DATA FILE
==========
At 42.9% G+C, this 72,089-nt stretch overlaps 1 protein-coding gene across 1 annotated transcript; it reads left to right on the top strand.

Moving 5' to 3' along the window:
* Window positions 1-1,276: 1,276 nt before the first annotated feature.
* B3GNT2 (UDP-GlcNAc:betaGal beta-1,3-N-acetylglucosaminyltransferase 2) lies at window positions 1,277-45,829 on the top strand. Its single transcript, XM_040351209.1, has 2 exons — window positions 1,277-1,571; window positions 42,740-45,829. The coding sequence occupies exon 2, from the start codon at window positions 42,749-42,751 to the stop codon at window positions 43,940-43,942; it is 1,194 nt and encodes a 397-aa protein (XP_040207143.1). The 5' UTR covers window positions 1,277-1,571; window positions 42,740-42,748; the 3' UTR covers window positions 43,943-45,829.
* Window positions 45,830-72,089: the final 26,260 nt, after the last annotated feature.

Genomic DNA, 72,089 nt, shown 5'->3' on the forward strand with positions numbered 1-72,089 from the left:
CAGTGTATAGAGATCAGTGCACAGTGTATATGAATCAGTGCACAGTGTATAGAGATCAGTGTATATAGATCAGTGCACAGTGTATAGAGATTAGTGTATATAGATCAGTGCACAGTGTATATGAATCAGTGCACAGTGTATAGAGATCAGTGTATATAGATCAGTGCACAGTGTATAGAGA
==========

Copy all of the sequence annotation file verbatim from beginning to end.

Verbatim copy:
At 42.9% G+C, this 72,089-nt stretch overlaps 1 protein-coding gene across 1 annotated transcript; it reads left to right on the top strand.

Moving 5' to 3' along the window:
* Window positions 1-1,276: 1,276 nt before the first annotated feature.
* B3GNT2 (UDP-GlcNAc:betaGal beta-1,3-N-acetylglucosaminyltransferase 2) lies at window positions 1,277-45,829 on the top strand. Its single transcript, XM_040351209.1, has 2 exons — window positions 1,277-1,571; window positions 42,740-45,829. The coding sequence occupies exon 2, from the start codon at window positions 42,749-42,751 to the stop codon at window positions 43,940-43,942; it is 1,194 nt and encodes a 397-aa protein (XP_040207143.1). The 5' UTR covers window positions 1,277-1,571; window positions 42,740-42,748; the 3' UTR covers window positions 43,943-45,829.
* Window positions 45,830-72,089: the final 26,260 nt, after the last annotated feature.

Genomic DNA, 72,089 nt, shown 5'->3' on the forward strand with positions numbered 1-72,089 from the left:
CAGTGTATAGAGATCAGTGCACAGTGTATATGAATCAGTGCACAGTGTATAGAGATCAGTGTATATAGATCAGTGCACAGTGTATAGAGATTAGTGTATATAGATCAGTGCACAGTGTATATGAATCAGTGCACAGTGTATAGAGATCAGTGTATATAGATCAGTGCACAGTGTATAGAGA